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Problems involving ‘integration’ offer rich and challenging territory for vari-ational analysis, and indeed it's especially around such problems, under the heading of the calculus of variations, that the subject has traditionally been organized. Models in which expressions have to be integrated with respect to time are central to the treatment of dynamical systems and their optimal control. When the systems are ‘distributed’, with states that, like density distributions, are conceived as elements of a function space, integration with respect to spatial variables or other parameters can enter the picture as well. In economics, it may be desirable to integrate over a space of infinitesimal agents. Applications in stochastic environments often concern expected values that are defined by integration with respect to a probability measure, or may demand a sturdy platform for working with concepts like that of a ‘random set,’ a ‘random function’, or even a ‘random problem of optimization’.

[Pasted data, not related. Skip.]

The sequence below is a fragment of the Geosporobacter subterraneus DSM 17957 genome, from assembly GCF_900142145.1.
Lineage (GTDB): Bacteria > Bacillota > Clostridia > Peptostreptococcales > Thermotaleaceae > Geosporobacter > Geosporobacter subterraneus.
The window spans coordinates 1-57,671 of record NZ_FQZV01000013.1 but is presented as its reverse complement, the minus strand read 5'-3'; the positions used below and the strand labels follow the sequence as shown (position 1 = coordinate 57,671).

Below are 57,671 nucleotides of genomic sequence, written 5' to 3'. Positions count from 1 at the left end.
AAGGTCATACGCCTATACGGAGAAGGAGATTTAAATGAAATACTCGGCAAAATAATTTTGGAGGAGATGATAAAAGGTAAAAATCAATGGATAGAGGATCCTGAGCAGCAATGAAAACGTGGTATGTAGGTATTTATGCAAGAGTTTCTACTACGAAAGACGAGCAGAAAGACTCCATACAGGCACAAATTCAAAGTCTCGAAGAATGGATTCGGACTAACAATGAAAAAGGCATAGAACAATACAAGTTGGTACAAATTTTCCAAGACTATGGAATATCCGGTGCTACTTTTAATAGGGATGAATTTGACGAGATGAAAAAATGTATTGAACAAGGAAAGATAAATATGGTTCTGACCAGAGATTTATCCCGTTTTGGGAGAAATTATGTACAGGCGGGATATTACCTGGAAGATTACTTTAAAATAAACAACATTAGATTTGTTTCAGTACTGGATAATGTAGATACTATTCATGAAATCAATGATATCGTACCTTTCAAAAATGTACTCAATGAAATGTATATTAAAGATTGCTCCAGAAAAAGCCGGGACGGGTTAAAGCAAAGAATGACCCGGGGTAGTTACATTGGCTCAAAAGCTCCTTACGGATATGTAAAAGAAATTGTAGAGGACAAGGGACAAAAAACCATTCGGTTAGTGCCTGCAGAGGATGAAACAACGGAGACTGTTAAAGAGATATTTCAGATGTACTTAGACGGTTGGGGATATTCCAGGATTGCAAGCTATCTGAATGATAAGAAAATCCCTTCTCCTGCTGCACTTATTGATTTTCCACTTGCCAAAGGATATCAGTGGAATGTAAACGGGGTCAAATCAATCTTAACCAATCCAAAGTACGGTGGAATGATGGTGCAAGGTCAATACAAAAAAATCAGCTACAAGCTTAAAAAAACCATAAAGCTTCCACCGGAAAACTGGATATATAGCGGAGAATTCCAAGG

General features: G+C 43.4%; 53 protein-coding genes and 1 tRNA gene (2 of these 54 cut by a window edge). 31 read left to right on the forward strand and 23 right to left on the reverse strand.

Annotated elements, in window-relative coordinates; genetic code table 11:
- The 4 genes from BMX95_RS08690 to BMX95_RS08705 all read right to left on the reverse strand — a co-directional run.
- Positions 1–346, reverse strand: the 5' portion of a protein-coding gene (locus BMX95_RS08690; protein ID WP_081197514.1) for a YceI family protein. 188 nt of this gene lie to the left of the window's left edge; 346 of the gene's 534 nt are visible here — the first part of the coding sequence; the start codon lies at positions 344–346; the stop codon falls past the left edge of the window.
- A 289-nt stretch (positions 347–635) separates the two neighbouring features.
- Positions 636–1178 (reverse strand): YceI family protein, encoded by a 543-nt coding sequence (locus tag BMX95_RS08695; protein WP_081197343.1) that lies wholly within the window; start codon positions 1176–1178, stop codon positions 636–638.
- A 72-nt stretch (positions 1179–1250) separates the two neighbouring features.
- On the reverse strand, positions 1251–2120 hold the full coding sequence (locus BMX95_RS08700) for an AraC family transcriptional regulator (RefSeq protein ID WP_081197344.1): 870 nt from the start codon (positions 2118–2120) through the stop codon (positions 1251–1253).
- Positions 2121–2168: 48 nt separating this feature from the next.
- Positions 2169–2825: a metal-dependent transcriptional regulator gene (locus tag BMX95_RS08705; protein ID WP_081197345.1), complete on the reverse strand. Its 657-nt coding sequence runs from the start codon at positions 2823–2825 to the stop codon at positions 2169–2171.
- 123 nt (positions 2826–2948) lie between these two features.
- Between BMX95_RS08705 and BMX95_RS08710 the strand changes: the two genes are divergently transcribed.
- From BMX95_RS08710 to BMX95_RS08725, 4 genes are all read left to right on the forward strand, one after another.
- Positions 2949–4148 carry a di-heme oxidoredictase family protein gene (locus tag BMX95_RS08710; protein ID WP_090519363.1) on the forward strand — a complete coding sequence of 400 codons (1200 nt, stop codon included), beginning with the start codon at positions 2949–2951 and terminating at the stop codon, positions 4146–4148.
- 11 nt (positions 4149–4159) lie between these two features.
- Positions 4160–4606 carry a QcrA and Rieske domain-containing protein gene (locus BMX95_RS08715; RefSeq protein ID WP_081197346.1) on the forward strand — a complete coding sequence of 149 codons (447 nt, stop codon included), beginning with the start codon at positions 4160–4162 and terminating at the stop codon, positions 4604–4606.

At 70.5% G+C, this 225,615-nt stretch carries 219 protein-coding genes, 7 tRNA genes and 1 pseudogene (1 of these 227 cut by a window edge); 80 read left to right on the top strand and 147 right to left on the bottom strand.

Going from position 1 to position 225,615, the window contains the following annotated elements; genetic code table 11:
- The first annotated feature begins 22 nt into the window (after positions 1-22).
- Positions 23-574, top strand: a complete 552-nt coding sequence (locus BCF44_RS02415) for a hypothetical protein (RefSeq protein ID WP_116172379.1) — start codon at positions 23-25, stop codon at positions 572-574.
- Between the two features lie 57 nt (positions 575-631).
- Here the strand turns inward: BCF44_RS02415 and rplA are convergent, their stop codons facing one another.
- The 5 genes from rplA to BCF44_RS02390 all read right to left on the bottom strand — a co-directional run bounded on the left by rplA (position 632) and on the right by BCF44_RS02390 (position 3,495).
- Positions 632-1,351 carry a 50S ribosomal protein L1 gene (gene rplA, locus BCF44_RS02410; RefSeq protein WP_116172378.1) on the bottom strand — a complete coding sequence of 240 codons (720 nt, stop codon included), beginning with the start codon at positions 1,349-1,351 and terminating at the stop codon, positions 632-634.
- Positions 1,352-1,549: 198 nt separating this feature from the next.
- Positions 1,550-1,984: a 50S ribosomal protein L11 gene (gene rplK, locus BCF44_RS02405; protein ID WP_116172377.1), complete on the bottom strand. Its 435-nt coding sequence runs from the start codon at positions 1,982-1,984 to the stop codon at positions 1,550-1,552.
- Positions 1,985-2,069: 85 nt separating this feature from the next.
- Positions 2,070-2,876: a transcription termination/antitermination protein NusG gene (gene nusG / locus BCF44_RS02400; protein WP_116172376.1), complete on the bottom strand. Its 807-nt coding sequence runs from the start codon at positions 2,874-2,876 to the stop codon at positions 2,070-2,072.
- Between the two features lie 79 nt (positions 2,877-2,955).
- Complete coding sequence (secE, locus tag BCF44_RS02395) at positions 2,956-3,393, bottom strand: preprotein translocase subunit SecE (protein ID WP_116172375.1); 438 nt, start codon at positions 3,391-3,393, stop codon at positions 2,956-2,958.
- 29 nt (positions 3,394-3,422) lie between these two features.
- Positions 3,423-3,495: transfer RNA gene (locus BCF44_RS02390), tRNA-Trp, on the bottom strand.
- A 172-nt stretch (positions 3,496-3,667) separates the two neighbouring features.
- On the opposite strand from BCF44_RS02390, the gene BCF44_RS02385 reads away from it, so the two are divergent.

Satisfactory handling of problem models in these categories usually requires an appeal to measure theory, and that inevitably raises questions about measurable dependence. This chapter is aimed at providing the technical machinery for answering such questions, so that analysis can go forward in full harmony with the ideas developed in the preceding chapters, where variable points are often replaced by variable sets, the geometry of graphs is replaced by that of epigraphs, and so forth.
KeywordsIntegral Functional Countable Family Countable Union Measurable Selection Pointwise Limit
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